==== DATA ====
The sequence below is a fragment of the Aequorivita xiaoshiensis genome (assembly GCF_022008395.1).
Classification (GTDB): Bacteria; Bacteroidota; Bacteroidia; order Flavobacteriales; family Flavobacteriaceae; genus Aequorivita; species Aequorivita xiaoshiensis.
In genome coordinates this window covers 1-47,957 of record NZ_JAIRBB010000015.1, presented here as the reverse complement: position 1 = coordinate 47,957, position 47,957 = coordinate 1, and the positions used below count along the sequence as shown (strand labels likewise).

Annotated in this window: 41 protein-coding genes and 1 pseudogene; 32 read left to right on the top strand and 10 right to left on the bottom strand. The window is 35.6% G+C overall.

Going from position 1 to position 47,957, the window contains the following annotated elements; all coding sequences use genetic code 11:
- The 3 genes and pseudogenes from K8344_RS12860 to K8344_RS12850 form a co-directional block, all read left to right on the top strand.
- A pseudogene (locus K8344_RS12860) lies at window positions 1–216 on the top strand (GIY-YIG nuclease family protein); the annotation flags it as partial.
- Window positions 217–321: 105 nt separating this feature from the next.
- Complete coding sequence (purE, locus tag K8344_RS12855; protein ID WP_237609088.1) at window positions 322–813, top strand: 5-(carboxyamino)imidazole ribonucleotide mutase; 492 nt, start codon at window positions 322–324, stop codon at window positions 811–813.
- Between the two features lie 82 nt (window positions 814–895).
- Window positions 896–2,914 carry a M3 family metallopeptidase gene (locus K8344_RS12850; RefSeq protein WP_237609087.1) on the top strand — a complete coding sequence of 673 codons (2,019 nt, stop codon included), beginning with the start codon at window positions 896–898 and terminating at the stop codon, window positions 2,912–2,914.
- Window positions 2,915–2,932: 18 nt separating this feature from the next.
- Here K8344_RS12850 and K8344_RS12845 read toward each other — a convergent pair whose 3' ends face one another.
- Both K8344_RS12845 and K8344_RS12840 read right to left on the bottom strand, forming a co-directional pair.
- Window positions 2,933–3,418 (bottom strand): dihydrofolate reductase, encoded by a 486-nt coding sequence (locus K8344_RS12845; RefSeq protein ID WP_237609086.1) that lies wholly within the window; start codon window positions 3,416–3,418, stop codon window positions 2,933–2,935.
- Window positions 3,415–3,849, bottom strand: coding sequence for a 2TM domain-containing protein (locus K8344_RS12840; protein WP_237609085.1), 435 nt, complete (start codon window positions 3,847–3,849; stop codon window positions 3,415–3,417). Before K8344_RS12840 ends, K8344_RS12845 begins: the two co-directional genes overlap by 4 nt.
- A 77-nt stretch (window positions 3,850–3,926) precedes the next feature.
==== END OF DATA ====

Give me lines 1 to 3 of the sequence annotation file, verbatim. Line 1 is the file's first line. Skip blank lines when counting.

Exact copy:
The sequence below is a fragment of the Aequorivita xiaoshiensis genome (assembly GCF_022008395.1).
Classification (GTDB): Bacteria; Bacteroidota; Bacteroidia; order Flavobacteriales; family Flavobacteriaceae; genus Aequorivita; species Aequorivita xiaoshiensis.
In genome coordinates this window covers 1-47,957 of record NZ_JAIRBB010000015.1, presented here as the reverse complement: position 1 = coordinate 47,957, position 47,957 = coordinate 1, and the positions used below count along the sequence as shown (strand labels likewise).